French cuisine is such a staple in our understanding of fine food that we forget the accidents of history that led to its creation. Accounting for Taste brings these "accidents" to the surface, illuminating the magic of French cuisine and the mystery behind its historical development. Priscilla Parkhurst Ferguson explains how the food of France became French cuisine.
This momentous culinary journey begins with Ancien Régime cookbooks and ends with twenty-first-century cooking programs. It takes us from Carême, the "inventor" of modern French cuisine in the early nineteenth century, to top chefs today, such as Daniel Boulud and Jacques Pépin. Not a history of French cuisine, Accounting for Taste focuses on the people, places, and institutions that have made this cuisine what it is today: a privileged vehicle for national identity, a model of cultural ascendancy, and a pivotal site where practice and performance intersect. With sources as various as the novels of Balzac and Proust, interviews with contemporary chefs such as David Bouley and Charlie Trotter, and the film Babette's Feast, Ferguson maps the cultural field that structures culinary affairs in France and then exports its crucial ingredients. What's more, well beyond food, the intricate connections between cuisine and country, between local practice and national identity, illuminate the concept of culture itself.
To Brillat-Savarin's famous dictum—"Animals fill themselves, people eat, intelligent people alone know how to eat"—Priscilla Ferguson adds, and Accounting for Taste shows, how the truly intelligent also know why they eat the way they do.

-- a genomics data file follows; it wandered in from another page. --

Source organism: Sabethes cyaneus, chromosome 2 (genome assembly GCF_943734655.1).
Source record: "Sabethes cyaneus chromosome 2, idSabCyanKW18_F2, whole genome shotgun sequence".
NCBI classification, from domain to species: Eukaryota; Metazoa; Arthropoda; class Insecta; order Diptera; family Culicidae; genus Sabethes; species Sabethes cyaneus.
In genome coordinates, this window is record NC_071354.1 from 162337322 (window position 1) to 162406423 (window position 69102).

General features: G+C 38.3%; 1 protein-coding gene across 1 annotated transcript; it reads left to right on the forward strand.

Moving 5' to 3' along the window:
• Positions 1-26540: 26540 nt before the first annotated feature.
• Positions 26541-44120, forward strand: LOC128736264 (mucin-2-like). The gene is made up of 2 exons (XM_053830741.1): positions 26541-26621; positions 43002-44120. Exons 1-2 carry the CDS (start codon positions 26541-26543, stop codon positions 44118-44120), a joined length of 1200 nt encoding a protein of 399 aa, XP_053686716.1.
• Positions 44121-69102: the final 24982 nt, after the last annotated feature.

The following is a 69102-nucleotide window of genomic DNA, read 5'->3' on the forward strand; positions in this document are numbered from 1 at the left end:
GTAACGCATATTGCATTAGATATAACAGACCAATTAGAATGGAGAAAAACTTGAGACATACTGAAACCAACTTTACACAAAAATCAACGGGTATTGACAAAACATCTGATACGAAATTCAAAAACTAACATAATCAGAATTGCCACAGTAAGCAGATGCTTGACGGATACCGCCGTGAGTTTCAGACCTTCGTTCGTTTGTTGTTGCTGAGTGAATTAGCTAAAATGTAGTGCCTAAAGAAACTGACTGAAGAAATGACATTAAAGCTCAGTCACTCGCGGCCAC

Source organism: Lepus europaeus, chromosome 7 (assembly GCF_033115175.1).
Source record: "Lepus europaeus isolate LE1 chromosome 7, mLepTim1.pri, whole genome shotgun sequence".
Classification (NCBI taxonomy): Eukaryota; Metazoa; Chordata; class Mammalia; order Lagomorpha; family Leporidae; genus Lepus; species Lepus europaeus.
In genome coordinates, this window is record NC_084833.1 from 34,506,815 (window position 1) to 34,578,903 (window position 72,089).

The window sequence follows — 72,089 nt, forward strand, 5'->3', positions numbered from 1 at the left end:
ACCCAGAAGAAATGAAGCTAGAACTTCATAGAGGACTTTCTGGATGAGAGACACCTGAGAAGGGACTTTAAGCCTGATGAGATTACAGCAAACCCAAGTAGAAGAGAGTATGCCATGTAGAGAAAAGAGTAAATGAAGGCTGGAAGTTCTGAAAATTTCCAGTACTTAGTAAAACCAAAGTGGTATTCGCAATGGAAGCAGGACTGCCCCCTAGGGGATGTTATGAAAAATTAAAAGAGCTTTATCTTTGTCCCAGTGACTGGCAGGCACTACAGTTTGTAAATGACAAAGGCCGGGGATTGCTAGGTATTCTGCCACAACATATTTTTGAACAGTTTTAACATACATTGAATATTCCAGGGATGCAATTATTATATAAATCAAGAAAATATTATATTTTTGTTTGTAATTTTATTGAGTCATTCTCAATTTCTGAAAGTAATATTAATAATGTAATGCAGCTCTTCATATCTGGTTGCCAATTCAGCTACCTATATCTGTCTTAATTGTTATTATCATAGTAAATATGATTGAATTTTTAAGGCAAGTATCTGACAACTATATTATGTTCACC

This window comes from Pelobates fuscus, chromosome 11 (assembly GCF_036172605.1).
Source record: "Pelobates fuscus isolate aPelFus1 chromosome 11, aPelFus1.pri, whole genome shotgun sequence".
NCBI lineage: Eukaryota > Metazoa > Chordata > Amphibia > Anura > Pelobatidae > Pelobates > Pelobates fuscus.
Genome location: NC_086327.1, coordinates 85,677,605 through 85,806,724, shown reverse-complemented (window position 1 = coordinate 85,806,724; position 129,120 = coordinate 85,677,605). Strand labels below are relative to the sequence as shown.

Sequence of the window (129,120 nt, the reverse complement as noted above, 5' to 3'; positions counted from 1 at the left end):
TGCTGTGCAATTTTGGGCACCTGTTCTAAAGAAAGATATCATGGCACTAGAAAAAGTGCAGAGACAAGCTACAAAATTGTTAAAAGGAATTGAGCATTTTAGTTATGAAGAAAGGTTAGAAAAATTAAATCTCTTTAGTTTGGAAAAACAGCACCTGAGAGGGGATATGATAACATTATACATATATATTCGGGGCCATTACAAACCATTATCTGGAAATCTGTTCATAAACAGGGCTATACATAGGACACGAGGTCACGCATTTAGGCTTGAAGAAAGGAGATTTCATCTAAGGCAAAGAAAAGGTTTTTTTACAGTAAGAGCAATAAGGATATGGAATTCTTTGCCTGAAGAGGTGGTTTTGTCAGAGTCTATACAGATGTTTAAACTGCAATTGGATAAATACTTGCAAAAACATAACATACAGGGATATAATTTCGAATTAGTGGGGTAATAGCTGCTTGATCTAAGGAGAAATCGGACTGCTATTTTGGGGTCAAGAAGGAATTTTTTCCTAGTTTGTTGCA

“Parkhurst Ferguson has her nose in the right place, and an infectious lust for her subject that makes this trawl through the history and cultural significance of French food—from French Revolution to Babette’s Feast via Balzac’s suppers and Proust’s madeleines—a satisfying meal of varied courses.”—Ian Kelly, Times (UK)
African Performance Arts and Political Actspresents innovative formulations for how African performance and the arts shape the narratives of cultural history and politics. This collection, edited by Naomi André, Yolanda Covington-Ward, and Jendele Hungbo, engages with a breadth of African countries and art forms, bringing together speech, hip hop, religious healing and gesture, theater and social justice, opera, radio announcements, protest songs, and migrant workers’ dances. The spaces include village communities, city landscapes, prisons, urban hostels, Township theaters, opera houses, and broadcasts through the airwaves on television and radio as well as in cyberspace. Essays focus on case studies from Cameroon, the Democratic Republic of the Congo, Nigeria, Senegal, South Africa, and Tanzania.